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It's ALL THINGS CONSIDERED from NPR News. I'm Robert Siegel.
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And I'm Audie Cornish. A young Pakistani girl who survived a Taliban attack last year was at the United Nations today, appealing for education for all children. It was the first public speech by Malala Yousafzai since the Taliban tried to kill her near her school in Pakistan's Swat Valley last year. Today also happens to be her 16th birthday, as NPR's Michele Kelemen reports.
MICHELE KELEMEN, BYLINE: Opening the U.N. Youth Assembly, education envoy and former British Prime Minister Gordon Brown pointed out that most children celebrate their birthdays with friends. But Malala, he says, has friends all over the world, and this was a chance to celebrate her second life.
GORDON BROWN: So as Malala comes to the stage to speak to you, let me repeat the words, the words the Taliban never wanted her to hear: Happy 16th birthday, Malala.
KELEMEN: Dressed in a pink headscarf and wearing a shawl that she says was from the slain Pakistani leader Benazir Bhutto, Malala recounted the day last October, when the Taliban shot her in the forehead.
MALALA YOUSAFZAI: The terrorists thought that they would change my aims and stop my ambitions but nothing changed in my life except this: Weakness, fear and hopelessness died. Strength, power and courage was born.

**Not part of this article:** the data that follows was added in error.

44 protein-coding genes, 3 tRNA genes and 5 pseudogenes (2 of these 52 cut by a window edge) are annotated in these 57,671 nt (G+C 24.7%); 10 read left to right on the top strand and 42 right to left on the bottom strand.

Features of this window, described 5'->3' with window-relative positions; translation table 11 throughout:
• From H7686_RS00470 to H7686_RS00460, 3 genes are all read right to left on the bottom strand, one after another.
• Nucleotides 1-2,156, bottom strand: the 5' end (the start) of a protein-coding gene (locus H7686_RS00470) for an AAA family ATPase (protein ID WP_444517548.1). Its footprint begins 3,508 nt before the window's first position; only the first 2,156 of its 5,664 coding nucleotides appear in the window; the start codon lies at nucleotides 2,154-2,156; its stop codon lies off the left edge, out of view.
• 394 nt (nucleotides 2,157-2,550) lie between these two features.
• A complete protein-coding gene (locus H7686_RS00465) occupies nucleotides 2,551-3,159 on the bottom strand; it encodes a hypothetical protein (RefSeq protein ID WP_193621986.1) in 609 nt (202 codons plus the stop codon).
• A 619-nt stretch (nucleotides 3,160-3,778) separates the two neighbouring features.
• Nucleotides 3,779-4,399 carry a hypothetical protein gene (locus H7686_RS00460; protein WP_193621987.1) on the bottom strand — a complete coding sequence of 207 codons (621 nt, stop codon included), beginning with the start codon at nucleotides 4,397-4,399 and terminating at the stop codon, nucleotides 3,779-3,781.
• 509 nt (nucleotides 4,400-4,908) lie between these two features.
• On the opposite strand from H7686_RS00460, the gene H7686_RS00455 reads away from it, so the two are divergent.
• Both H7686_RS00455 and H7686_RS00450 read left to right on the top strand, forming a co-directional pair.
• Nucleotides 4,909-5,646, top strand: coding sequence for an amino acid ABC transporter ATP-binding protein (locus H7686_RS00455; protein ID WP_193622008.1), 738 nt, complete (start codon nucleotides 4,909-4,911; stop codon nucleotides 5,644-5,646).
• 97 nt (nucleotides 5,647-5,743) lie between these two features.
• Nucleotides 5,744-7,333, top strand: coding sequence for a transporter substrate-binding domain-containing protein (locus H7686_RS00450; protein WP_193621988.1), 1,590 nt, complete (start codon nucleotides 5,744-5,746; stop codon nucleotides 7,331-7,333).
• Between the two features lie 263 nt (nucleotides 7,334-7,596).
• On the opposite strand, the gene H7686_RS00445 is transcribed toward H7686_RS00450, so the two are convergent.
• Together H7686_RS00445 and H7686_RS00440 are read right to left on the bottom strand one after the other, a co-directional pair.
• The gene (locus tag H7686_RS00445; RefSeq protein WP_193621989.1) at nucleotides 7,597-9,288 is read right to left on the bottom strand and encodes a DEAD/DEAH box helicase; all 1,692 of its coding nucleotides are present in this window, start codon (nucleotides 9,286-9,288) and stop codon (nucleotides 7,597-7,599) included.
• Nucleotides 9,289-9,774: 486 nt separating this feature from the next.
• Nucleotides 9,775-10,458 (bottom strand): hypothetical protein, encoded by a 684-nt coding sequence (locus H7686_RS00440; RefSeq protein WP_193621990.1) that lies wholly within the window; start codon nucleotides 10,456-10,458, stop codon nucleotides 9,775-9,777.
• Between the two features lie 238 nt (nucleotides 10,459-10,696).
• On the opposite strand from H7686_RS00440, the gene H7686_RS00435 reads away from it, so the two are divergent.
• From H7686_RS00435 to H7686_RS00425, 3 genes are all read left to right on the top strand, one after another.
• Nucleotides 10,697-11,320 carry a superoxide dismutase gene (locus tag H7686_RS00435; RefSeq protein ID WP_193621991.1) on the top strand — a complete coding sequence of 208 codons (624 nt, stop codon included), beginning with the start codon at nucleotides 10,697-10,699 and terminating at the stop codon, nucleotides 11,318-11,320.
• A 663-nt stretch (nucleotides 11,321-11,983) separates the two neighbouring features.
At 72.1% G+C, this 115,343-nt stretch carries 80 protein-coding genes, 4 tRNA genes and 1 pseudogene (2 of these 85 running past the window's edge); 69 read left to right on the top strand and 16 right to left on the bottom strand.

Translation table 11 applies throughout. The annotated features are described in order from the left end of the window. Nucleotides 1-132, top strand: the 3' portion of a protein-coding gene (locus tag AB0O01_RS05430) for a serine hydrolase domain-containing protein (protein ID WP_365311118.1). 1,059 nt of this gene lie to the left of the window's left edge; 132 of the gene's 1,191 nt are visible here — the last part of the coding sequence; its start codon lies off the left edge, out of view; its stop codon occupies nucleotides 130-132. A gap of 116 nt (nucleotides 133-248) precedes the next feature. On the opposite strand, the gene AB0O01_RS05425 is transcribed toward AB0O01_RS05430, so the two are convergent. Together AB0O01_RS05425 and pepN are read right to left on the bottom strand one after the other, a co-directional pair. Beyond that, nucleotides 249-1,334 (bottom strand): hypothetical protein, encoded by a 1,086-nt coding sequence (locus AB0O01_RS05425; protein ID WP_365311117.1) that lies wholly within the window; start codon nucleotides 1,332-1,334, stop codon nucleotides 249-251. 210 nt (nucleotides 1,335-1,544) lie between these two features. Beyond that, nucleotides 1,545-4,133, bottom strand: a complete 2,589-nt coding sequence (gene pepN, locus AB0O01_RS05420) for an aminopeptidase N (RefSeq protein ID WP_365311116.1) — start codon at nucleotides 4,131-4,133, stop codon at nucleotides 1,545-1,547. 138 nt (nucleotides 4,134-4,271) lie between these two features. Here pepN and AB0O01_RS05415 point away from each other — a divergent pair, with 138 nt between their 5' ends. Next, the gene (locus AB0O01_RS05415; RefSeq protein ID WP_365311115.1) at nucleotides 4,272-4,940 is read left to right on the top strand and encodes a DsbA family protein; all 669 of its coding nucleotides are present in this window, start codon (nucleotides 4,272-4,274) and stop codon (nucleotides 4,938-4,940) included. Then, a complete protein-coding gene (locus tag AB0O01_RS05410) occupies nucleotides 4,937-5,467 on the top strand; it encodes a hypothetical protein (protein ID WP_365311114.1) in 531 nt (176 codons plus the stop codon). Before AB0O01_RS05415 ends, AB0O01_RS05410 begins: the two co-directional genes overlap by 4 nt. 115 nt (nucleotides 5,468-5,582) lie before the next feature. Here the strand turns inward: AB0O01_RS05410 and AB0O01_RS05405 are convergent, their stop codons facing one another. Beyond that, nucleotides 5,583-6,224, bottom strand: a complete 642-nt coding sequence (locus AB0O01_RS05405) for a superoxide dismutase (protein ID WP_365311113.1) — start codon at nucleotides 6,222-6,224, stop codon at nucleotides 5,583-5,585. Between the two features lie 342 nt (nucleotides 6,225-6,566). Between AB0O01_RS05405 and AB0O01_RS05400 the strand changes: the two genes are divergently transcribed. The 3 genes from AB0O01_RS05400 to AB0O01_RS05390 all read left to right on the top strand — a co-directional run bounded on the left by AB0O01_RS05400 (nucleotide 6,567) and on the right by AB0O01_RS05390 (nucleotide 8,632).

KELEMEN: Malala says she's not looking for revenge but is out to fight for the rights of children to be educated. Extremists in Pakistan and around the world, she says, are afraid of books and pens.
YOUSAFZAI: I want education for the sons and daughters of the Taliban and all the terrorists and extremists. I do not even hate the (unintelligible) who shot me. Even if there is a gun in my hand and he stands in front of me, I would not shoot him.
KELEMEN: And as she launched her campaign for universal education, Malala says she wants to speak for those whose voices can't be heard.
YOUSAFZAI: Thousands of people have been killed by the terrorists and millions have been injured. I'm just one of them. So here I stand, one girl among many.
KELEMEN: U.N. Secretary-General Ban Ki-moon says it's unacceptable that children have come under fire in Pakistan and most recently in Nigeria, where an Islamist group known as Boko Haram attacked a school last weekend. He's also worried that 57 million children around the world, most of them girls, are not in schools.
SECRETARY-GENERAL BAN KI-MOON: We have to bring all these 57 million people to the school by the end of 2015. That's our strong commitment of the United Nations.
KELEMEN: As he and the other U.N. dignitaries left, young activists from over 100 countries took over the podium to continue to talk about their work and to serenade Malala, who they say inspired them. Michele Kelemen, NPR News, Washington. Transcript provided by NPR, Copyright NPR.